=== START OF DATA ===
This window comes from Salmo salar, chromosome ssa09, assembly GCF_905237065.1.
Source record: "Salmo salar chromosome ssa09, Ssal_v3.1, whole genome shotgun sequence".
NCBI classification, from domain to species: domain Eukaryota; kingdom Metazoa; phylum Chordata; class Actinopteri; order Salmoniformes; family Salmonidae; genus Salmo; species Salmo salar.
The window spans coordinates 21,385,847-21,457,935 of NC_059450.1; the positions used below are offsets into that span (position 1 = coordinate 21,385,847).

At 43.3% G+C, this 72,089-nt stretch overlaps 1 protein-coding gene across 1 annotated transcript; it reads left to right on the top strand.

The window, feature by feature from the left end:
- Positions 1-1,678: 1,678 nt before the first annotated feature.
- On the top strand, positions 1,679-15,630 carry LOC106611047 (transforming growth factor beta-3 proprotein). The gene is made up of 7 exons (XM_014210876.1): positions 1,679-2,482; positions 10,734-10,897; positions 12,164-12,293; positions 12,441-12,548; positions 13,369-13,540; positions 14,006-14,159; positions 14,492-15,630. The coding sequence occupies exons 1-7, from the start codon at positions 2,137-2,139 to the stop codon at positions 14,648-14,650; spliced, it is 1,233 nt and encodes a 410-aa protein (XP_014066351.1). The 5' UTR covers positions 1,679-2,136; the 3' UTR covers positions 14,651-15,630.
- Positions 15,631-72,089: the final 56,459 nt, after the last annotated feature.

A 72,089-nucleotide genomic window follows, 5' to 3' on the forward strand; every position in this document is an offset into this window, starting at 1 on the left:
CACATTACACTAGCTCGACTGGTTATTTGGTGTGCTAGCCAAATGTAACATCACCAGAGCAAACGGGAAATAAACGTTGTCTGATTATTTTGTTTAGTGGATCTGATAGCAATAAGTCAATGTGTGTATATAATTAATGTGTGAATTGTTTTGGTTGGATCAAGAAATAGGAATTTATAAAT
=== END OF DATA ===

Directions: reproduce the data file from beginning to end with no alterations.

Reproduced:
This window comes from Salmo salar, chromosome ssa09, assembly GCF_905237065.1.
Source record: "Salmo salar chromosome ssa09, Ssal_v3.1, whole genome shotgun sequence".
NCBI classification, from domain to species: domain Eukaryota; kingdom Metazoa; phylum Chordata; class Actinopteri; order Salmoniformes; family Salmonidae; genus Salmo; species Salmo salar.
The window spans coordinates 21,385,847-21,457,935 of NC_059450.1; the positions used below are offsets into that span (position 1 = coordinate 21,385,847).

At 43.3% G+C, this 72,089-nt stretch overlaps 1 protein-coding gene across 1 annotated transcript; it reads left to right on the top strand.

The window, feature by feature from the left end:
- Positions 1-1,678: 1,678 nt before the first annotated feature.
- On the top strand, positions 1,679-15,630 carry LOC106611047 (transforming growth factor beta-3 proprotein). The gene is made up of 7 exons (XM_014210876.1): positions 1,679-2,482; positions 10,734-10,897; positions 12,164-12,293; positions 12,441-12,548; positions 13,369-13,540; positions 14,006-14,159; positions 14,492-15,630. The coding sequence occupies exons 1-7, from the start codon at positions 2,137-2,139 to the stop codon at positions 14,648-14,650; spliced, it is 1,233 nt and encodes a 410-aa protein (XP_014066351.1). The 5' UTR covers positions 1,679-2,136; the 3' UTR covers positions 14,651-15,630.
- Positions 15,631-72,089: the final 56,459 nt, after the last annotated feature.

A 72,089-nucleotide genomic window follows, 5' to 3' on the forward strand; every position in this document is an offset into this window, starting at 1 on the left:
CACATTACACTAGCTCGACTGGTTATTTGGTGTGCTAGCCAAATGTAACATCACCAGAGCAAACGGGAAATAAACGTTGTCTGATTATTTTGTTTAGTGGATCTGATAGCAATAAGTCAATGTGTGTATATAATTAATGTGTGAATTGTTTTGGTTGGATCAAGAAATAGGAATTTATAAAT